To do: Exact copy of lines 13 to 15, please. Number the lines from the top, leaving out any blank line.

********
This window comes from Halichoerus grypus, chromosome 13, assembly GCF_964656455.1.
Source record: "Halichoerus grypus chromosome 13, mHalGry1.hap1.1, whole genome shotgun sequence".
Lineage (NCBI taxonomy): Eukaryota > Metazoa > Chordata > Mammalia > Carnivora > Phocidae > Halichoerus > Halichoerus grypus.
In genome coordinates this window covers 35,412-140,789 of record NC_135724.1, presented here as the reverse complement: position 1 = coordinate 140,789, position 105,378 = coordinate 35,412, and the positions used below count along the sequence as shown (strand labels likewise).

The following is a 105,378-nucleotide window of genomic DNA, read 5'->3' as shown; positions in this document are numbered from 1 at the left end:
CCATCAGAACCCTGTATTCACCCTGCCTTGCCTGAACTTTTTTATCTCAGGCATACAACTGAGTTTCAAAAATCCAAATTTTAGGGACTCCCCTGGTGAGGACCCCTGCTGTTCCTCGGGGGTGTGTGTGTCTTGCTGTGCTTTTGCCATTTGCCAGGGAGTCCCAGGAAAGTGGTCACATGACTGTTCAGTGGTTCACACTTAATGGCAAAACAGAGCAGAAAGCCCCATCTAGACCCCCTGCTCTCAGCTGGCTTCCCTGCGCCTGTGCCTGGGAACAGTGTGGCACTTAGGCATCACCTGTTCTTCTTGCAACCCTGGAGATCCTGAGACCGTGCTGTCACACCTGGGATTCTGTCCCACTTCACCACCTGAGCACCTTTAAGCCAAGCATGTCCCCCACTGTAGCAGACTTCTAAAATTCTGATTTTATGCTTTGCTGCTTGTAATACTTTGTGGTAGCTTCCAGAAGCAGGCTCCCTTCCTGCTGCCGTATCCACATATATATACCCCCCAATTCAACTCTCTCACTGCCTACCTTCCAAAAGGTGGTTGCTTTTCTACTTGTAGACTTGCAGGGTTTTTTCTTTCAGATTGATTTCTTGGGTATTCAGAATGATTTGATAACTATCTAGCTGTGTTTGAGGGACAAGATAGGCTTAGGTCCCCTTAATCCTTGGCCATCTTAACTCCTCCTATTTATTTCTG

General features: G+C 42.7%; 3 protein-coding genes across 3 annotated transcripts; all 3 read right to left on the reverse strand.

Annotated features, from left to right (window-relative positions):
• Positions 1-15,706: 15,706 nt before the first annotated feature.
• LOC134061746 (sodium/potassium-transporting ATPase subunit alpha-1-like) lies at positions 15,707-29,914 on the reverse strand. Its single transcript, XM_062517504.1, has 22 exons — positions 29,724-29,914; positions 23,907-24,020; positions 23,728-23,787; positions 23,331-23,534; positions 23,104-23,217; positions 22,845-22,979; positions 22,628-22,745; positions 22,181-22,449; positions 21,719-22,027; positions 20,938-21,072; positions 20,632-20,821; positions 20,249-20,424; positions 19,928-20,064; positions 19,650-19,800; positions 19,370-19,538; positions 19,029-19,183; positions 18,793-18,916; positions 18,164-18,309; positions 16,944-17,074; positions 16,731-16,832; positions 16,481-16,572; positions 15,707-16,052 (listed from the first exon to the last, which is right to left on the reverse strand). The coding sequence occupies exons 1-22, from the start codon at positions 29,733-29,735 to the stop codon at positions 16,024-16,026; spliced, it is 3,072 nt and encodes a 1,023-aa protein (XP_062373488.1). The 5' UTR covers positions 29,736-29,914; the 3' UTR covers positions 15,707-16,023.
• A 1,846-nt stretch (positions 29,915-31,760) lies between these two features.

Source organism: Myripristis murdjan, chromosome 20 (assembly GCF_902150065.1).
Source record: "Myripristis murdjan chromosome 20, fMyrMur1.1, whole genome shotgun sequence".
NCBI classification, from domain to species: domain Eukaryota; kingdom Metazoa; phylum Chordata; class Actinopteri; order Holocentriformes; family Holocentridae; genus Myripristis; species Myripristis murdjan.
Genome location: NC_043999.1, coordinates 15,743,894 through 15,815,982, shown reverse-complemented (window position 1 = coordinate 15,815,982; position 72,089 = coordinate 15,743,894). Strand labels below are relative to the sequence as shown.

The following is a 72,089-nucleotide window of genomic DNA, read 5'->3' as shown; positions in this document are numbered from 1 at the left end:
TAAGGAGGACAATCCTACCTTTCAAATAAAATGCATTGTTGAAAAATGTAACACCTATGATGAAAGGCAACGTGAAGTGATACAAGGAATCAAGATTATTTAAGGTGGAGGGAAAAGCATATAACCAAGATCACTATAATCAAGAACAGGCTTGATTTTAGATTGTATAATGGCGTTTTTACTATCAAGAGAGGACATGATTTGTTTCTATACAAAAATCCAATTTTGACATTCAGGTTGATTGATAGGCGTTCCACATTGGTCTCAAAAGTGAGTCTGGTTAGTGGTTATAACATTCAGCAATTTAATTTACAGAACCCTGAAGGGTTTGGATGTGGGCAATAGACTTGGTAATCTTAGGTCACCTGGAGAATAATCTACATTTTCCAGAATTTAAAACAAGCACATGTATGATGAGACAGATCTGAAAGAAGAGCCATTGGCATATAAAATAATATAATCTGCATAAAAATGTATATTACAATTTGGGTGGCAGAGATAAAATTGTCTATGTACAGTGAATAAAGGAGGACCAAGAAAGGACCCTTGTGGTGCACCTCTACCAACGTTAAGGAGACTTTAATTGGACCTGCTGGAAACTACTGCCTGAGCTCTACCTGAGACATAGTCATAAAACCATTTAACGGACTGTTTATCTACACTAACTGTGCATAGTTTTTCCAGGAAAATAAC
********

Source record: "Myripristis murdjan chromosome 20, fMyrMur1.1, whole genome shotgun sequence".
NCBI classification, from domain to species: domain Eukaryota; kingdom Metazoa; phylum Chordata; class Actinopteri; order Holocentriformes; family Holocentridae; genus Myripristis; species Myripristis murdjan.
Genome location: NC_043999.1, coordinates 15,743,894 through 15,815,982, shown reverse-complemented (window position 1 = coordinate 15,815,982; position 72,089 = coordinate 15,743,894). Strand labels below are relative to the sequence as shown.